We had the option to go back to the mammal clay lick that night, for a 2nd try at seeing peccaries and/or tapirs, but we were all too tired to venture out. The lodge had a generator-supplied freezer that I used to cool down some of the beers that we bought in Atalaya. They went down very easily through dinner and packing that night.

The next day involved a very long day of transport, a total of about 11 hours ‘on the road’. We started with a boat ride to the small town of Colorado. We left our boats and our boat driver in Colorado. We took pre-paid taxis for about an hour to another small town on the Rio Inambari, called Santa Rosa. There, we took a small boat, just across the river, to where our van was waiting for us. We traveled on a bumpy road for about an hour and then hit the highway. We took the highway for about 6 hours back to Cusco, stopping for a picnic lunch on the side of the road.

Tired, happy, satisfied, we said goodbye to our fellow travelers as we were all dropped off at our individual hotels in Cusco.

I’ve been to three different locations in the Amazon – Iquitos, in northern Peru, Cuyabeno, in Ecuador, and now Manu in southern Peru. Without question, the animal life in Manu was the absolute best. Quantity, diversity could not be matched in the other two areas. It took a bit of time to get there and back, but it was well, well worth it.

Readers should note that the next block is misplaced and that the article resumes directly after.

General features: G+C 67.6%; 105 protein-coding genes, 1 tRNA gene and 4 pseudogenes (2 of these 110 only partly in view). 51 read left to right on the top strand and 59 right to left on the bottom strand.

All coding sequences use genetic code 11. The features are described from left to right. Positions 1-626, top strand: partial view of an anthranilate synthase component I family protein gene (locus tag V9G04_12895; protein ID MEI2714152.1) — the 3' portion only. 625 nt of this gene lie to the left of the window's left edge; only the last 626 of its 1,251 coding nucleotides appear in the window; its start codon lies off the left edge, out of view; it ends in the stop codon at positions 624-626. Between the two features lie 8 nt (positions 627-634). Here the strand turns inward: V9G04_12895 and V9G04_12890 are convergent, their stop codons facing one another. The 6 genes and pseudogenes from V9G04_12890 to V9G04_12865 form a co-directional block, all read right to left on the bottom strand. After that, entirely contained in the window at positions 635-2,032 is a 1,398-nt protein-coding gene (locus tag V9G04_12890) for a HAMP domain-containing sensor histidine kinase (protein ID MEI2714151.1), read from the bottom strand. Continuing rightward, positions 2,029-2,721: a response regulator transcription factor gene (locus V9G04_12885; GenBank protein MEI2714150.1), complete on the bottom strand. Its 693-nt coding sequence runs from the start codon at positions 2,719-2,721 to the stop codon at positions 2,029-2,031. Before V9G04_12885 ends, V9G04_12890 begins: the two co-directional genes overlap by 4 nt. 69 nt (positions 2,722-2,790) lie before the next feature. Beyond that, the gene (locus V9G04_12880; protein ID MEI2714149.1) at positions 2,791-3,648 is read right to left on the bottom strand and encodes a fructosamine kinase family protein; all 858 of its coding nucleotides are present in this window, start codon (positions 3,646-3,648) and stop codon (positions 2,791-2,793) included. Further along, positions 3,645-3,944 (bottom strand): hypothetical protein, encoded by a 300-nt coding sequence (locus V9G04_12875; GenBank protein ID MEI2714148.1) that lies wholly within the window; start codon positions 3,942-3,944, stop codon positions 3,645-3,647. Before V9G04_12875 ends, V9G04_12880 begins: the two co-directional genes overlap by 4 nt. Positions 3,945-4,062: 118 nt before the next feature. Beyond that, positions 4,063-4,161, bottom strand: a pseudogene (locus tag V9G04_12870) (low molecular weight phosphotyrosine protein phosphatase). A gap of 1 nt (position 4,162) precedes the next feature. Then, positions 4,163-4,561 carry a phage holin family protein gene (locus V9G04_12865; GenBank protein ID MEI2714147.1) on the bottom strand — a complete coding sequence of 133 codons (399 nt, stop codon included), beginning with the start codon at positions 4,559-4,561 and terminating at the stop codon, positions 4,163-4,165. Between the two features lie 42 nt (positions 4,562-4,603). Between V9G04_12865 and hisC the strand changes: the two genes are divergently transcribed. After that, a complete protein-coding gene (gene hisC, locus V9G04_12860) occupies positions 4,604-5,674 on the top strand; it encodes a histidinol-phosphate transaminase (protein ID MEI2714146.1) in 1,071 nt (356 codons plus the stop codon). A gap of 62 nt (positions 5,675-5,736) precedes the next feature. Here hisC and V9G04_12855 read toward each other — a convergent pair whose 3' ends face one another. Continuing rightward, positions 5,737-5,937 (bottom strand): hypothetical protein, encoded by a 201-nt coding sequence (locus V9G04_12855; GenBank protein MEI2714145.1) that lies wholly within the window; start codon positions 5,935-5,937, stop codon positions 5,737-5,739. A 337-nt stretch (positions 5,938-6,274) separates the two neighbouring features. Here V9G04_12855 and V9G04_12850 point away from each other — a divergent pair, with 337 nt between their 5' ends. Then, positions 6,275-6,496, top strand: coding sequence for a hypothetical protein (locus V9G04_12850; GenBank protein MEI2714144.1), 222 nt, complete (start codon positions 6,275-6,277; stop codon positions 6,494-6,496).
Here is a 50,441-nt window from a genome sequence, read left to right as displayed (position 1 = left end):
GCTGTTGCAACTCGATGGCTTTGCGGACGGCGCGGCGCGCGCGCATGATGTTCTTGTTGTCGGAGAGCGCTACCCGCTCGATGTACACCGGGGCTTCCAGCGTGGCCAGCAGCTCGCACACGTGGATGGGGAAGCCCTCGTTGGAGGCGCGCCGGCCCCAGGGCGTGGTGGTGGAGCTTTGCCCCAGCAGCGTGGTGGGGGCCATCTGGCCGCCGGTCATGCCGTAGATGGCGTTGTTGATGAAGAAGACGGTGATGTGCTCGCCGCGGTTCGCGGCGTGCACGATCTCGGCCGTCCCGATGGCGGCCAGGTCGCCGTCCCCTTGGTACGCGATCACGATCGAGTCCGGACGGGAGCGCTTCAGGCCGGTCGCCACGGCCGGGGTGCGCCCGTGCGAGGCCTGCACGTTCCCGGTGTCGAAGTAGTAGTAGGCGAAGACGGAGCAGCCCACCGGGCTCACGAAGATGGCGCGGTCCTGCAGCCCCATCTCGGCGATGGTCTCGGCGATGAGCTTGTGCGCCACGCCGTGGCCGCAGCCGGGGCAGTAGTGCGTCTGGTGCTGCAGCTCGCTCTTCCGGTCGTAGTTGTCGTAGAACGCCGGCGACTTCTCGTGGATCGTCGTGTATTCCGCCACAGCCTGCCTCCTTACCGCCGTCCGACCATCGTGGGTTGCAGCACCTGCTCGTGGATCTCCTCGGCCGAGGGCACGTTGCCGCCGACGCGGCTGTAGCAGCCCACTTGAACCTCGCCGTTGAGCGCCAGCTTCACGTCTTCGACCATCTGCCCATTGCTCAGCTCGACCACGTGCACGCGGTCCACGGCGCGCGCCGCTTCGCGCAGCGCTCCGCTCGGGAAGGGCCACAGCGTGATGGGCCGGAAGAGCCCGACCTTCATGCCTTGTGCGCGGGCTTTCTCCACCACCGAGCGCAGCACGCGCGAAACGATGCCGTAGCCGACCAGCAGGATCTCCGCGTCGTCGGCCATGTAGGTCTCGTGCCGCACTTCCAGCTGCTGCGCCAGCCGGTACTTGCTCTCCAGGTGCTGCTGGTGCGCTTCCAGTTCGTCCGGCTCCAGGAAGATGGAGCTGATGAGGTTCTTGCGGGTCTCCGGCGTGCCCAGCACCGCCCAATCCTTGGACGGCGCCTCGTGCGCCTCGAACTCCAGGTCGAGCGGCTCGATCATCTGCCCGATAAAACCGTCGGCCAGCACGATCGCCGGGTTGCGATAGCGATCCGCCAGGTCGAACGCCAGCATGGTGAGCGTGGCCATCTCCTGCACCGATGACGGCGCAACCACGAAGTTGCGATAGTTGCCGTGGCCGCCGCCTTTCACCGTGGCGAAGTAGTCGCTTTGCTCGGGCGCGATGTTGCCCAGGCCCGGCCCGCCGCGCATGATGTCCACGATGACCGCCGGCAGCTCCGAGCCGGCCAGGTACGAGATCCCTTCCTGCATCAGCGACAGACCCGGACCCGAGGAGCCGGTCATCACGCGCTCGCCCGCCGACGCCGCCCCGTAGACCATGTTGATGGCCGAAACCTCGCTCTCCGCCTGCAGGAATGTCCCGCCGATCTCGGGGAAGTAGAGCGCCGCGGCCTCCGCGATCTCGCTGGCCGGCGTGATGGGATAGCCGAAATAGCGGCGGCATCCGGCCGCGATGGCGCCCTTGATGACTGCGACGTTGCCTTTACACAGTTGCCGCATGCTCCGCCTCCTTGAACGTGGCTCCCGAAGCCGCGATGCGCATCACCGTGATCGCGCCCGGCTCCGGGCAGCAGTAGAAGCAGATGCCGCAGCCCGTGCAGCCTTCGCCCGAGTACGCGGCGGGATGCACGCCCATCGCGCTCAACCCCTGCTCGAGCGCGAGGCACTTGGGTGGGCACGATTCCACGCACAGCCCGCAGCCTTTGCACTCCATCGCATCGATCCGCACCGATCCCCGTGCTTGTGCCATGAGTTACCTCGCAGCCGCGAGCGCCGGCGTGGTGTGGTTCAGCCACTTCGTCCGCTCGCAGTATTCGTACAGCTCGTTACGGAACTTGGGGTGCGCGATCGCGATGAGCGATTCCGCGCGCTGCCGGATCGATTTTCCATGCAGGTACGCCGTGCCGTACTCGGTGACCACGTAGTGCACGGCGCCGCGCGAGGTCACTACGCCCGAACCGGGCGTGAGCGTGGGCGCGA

I would strongly encourage anyone with a zest for the Amazon to take the 8 day/7 night tour to the Reserved Zone of the Manu. You will be hot, you’ll be sweaty, you’ll be tired, but you will be, most of all, incredibly satisfied. No one can guarantee what animals you may see. The rain forest shows her secrets at her pace. But, you will definitely see more wildlife in this pristine reserve than you will probably see in any other.

I highly suggest this tour, and suggest that you arrange your visit to the park with AmazonTrailsPeru (amazontrailsperu.com). You won’t be disappointed.